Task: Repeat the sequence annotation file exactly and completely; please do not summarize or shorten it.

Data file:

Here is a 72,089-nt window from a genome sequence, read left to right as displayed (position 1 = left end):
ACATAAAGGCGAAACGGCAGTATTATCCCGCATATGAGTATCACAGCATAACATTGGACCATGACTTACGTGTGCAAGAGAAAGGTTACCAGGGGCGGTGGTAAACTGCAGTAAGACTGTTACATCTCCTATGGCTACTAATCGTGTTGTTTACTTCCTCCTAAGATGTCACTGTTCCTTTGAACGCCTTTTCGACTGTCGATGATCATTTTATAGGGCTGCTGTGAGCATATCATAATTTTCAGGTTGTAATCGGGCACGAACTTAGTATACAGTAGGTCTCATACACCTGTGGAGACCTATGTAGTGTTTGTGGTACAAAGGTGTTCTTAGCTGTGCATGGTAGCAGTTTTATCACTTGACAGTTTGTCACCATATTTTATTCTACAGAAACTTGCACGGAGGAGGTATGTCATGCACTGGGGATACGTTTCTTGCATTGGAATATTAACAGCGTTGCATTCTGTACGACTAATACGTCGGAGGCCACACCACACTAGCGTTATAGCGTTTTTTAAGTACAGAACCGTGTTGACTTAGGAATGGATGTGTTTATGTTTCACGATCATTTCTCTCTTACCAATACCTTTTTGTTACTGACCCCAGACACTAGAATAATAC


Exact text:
Here is a 72,089-nt window from a genome sequence, read left to right as displayed (position 1 = left end):
ACATAAAGGCGAAACGGCAGTATTATCCCGCATATGAGTATCACAGCATAACATTGGACCATGACTTACGTGTGCAAGAGAAAGGTTACCAGGGGCGGTGGTAAACTGCAGTAAGACTGTTACATCTCCTATGGCTACTAATCGTGTTGTTTACTTCCTCCTAAGATGTCACTGTTCCTTTGAACGCCTTTTCGACTGTCGATGATCATTTTATAGGGCTGCTGTGAGCATATCATAATTTTCAGGTTGTAATCGGGCACGAACTTAGTATACAGTAGGTCTCATACACCTGTGGAGACCTATGTAGTGTTTGTGGTACAAAGGTGTTCTTAGCTGTGCATGGTAGCAGTTTTATCACTTGACAGTTTGTCACCATATTTTATTCTACAGAAACTTGCACGGAGGAGGTATGTCATGCACTGGGGATACGTTTCTTGCATTGGAATATTAACAGCGTTGCATTCTGTACGACTAATACGTCGGAGGCCACACCACACTAGCGTTATAGCGTTTTTTAAGTACAGAACCGTGTTGACTTAGGAATGGATGTGTTTATGTTTCACGATCATTTCTCTCTTACCAATACCTTTTTGTTACTGACCCCAGACACTAGAATAATAC